Developing critical and problem solving skills.

The moment the sheet with the printed Sudoku puzzle is pulled out of the folder, a smile appears on my student’s face.

It’s like there is an invisible connection between the two. I don’t have to remind her of the correct pencil grip, or to correct her posture, or that her feet should be positioned flat on the floor (instead of crossing her legs) or that her knees should be at 90 degrees.

Once that puzzle for the week appears, all the peripherals fall into place like magic, she’s instantly ready to tuck into some good problem solving.

It always surprises me how quickly a child of any school age from 4 years upwards can grasp this skill of solving Sudoku puzzles. It does not matter what the diagnosis is; dyslexia, dyscalculia, Asperger’s, dyspraxia… even dysgraphia (difficulties with handwriting and creating legible script) my students love them.

What is so special about Sudoku puzzles that make them worthy from the therapist’s perspective?

Here’s 10 reasons to start with, Suduku…

  1. helps build the blocks of sustained attention

  2. introduces problem solving

  3. introduces critical thinking skills

  4. encourages the checking of answers that the child must work on in sequence and systematically

  5. can be used as a tool for learning colours, phonics or numbers

  6. helps create number sense

  7. helps mental arithmetic (with the more difficult games)

  8. helps eye tracking, across, up, and down the page before placing answers in the box

  9. helps visual motor coordination when writing in the small boxes

  10. gives children a chance to self-check and self correct without an adult

What is so fascinating from a child’s perspective? This is what my students have to say:

1. “It’s fun and it makes you scratch your head in a nice sort of way and you don’t you have to be good at maths.”

2. “There is sense of real achievement when you have finished one - makes you want to do another.”

3. “You can check your own answers as you go along, no need to wait.”

4. “If things go wrong you can start again and its no big deal, you don’t make the same mistakes twice because you know where they can occur.”

5. “Sudoku helps you pass the time away if you are waiting for some thing...like your mum to collect you from football.”

Are we empowering our children to think for themselves?

The thing is, we are taking away thinking skills. Even Lego is prescriptive; you follow the instructions page by page to get to the end results. I mean this is good, but we need to be free at times.

The fun of having a box with tons of LEGO pieces where you can construct the missing component needed for your play story has been swapped with bespoke themed LEGO, with pieces specifically for that themed box.

The pieces of LEGO that make up ‘Star Wars: Millennium Falcon,’ may not be any good for the Batman cave…that’s another £250 of your hard earned cash.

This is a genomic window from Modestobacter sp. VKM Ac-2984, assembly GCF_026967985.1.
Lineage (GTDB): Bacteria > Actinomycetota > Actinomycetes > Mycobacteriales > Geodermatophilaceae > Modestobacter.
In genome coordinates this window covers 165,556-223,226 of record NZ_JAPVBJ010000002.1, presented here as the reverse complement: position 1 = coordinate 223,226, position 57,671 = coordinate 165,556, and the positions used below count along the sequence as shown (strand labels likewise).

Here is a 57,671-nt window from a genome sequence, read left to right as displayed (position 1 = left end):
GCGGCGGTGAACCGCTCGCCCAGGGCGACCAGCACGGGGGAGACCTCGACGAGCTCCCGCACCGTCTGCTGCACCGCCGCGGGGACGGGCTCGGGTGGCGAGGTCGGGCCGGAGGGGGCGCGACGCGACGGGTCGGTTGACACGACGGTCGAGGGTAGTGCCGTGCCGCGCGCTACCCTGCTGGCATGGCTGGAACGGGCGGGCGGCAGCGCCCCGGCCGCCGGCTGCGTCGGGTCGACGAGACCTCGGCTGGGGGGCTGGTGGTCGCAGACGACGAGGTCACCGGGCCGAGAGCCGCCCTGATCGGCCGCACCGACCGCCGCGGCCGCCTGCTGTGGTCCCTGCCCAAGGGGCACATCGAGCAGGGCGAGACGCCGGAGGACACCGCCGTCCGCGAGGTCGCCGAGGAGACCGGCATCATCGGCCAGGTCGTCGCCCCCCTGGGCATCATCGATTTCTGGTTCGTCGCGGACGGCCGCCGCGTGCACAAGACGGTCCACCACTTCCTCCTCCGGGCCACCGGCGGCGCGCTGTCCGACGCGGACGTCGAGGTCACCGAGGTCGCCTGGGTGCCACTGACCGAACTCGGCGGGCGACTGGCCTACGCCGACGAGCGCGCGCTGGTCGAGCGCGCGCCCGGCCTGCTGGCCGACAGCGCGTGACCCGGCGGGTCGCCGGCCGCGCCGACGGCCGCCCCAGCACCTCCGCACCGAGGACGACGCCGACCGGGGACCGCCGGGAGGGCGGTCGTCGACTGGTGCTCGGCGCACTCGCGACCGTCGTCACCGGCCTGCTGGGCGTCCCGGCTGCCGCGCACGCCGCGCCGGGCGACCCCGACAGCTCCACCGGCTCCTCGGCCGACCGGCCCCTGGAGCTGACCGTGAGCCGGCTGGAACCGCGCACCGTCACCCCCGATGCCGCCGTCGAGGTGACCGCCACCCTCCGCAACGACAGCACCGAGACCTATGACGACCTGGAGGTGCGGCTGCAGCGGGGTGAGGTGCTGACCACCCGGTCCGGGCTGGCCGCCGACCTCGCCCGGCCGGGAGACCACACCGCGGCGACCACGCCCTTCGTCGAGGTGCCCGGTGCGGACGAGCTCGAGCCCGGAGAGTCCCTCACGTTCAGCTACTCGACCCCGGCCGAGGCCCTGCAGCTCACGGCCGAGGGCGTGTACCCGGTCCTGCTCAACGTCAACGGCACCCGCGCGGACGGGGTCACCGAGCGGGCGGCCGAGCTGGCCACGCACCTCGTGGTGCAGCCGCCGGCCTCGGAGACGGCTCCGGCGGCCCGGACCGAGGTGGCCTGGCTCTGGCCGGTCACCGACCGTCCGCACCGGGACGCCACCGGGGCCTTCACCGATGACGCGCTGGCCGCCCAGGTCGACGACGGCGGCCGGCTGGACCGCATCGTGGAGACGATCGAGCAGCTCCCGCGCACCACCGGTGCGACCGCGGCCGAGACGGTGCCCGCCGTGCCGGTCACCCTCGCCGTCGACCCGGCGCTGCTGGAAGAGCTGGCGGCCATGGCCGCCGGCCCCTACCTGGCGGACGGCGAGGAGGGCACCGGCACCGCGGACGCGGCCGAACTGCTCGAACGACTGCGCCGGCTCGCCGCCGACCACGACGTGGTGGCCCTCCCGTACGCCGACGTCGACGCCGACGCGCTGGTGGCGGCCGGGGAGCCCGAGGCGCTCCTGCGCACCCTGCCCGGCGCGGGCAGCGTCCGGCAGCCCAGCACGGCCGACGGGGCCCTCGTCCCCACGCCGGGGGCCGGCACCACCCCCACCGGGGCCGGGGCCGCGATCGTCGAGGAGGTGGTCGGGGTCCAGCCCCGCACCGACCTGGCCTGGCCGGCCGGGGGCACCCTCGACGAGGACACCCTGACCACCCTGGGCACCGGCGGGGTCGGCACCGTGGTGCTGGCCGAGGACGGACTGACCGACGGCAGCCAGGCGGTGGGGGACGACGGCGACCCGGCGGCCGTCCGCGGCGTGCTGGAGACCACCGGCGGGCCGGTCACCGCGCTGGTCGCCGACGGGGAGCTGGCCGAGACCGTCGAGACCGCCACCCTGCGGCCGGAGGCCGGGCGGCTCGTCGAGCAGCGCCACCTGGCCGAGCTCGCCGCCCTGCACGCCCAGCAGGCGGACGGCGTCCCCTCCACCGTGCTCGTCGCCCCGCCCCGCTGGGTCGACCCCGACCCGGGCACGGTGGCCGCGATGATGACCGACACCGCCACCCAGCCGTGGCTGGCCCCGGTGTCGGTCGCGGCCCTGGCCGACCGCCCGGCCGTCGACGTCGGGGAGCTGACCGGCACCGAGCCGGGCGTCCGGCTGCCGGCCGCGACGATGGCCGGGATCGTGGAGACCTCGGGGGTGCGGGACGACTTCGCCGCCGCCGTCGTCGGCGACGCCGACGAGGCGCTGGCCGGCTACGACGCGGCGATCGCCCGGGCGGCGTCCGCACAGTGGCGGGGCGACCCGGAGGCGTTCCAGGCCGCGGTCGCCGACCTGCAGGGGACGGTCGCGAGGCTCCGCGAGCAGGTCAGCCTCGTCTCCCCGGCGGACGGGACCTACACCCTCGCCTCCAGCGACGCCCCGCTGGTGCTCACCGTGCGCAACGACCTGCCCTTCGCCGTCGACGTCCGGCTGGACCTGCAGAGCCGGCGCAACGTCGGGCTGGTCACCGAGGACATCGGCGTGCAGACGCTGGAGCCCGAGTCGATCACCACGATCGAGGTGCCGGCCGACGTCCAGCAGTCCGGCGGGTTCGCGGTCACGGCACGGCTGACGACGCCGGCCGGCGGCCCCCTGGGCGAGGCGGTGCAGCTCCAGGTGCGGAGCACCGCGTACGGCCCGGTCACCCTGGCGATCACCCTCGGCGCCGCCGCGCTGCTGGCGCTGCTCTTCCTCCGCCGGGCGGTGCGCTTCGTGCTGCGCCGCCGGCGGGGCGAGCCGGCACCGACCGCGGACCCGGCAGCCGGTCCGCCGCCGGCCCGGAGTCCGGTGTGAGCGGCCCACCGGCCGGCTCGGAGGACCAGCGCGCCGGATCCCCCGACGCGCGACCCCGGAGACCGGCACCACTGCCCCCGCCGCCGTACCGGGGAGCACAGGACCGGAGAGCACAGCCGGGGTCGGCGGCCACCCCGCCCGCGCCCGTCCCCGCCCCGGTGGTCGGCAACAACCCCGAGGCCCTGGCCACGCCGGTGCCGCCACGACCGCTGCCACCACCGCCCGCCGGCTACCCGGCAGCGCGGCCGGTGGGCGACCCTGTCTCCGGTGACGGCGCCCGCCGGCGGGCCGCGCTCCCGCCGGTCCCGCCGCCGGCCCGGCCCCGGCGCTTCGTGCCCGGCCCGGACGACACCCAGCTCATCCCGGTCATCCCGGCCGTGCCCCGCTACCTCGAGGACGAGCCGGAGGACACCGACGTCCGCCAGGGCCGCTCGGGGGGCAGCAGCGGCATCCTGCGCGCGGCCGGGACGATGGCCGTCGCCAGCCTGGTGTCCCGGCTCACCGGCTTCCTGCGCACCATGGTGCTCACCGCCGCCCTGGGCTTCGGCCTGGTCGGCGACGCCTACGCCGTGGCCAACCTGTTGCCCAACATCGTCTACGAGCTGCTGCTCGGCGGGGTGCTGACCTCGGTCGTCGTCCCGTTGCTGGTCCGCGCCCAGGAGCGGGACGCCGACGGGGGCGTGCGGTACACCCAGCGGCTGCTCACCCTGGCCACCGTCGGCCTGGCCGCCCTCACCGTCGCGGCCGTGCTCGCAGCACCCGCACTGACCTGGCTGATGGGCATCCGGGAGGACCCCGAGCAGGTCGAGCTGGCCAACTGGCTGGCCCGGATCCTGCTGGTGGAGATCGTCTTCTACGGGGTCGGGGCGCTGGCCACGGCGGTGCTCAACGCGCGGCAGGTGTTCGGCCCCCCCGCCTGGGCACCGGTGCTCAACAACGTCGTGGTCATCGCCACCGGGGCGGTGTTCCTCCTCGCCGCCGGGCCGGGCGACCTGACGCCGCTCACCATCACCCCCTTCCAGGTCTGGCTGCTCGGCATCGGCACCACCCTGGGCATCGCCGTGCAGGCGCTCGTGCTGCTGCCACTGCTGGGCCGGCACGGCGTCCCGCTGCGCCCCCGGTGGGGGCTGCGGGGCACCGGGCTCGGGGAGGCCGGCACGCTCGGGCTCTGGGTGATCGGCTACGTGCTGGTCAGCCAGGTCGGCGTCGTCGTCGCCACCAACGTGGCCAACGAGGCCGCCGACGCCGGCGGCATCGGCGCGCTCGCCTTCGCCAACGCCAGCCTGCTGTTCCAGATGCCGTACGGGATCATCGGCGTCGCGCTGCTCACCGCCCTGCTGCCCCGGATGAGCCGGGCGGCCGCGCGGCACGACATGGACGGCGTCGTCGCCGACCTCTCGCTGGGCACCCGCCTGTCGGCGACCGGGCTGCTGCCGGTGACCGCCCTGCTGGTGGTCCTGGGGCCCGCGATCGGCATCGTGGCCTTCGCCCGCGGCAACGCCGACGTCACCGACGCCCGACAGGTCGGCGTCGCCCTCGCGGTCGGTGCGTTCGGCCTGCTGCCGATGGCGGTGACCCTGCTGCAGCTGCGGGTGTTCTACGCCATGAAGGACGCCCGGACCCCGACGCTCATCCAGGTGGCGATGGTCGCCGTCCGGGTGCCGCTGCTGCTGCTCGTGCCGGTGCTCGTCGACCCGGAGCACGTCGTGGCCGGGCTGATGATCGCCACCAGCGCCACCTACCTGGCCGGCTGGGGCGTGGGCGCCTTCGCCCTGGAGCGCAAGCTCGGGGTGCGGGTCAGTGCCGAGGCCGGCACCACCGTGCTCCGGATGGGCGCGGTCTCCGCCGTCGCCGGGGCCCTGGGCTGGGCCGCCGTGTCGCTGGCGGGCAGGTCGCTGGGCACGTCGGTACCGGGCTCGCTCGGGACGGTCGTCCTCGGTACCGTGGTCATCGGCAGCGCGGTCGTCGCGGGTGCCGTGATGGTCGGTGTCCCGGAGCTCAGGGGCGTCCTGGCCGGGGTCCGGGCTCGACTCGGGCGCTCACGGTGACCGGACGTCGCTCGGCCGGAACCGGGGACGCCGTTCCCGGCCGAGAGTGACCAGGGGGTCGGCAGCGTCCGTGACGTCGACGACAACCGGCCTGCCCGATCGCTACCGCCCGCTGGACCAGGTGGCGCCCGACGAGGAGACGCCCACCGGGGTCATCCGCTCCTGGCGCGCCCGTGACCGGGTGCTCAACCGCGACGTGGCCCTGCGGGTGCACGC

Unlike Monopoly or other board games you just need your Sudoku puzzle, a pencil and an eraser…that’s it, you can do anywhere. It’s just so straightforward, and you don’t need to be brilliant at maths either.

Sudoku is a great way to make numbers or letters your child’s best friend.

A therapist’s perspective

We need to nurture children’s understanding that there are many different ways of solving problems; to think critically and to make judgments on our own ways of thinking (meta cognition).

The Sudoku puzzles open doors to so many possibilities of different types of thinking of doubts and of confidence until you come to the solution.

Whilst crosswords have been around doing this job for ages, they serve those who are curious about spelling; they do not nurture those who find spelling challenging. Sudoku introduces safe problem solving and encourages children to be curious. Children who dislike maths think of numbers differently, and children with diagnosed problems such as dyscalculia actually make friends with numbers, and learn to fear them less.

Case study: success with a student age 8

Below are steps we used with a child who had a fear of numbers and hated maths with a passion.

We went from the first step to the fourth step in twelve weeks, completing three puzzles per week.

First step: Start off with a simple a four by four grid – using colours

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Step 1

Second step: Next level, using the same size grid introduce numbers. Notice pink colour around the puzzle this is to help visual focus. Only include one large puzzle per page. (Insert Picture 2.)

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Step 2.

Third step: Move to the next size grid six by six starting with simple puzzles and moving to more difficult ones in a given time span.

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Step 3.

Forth step: Introduce ‘Killer’ Sudoku puzzles where the student needs to add and subtract. as well as the other strategies used to solve the puzzle.

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Step 4.

Finally

If you want to try Sudoku puzzles try using our FREE resource









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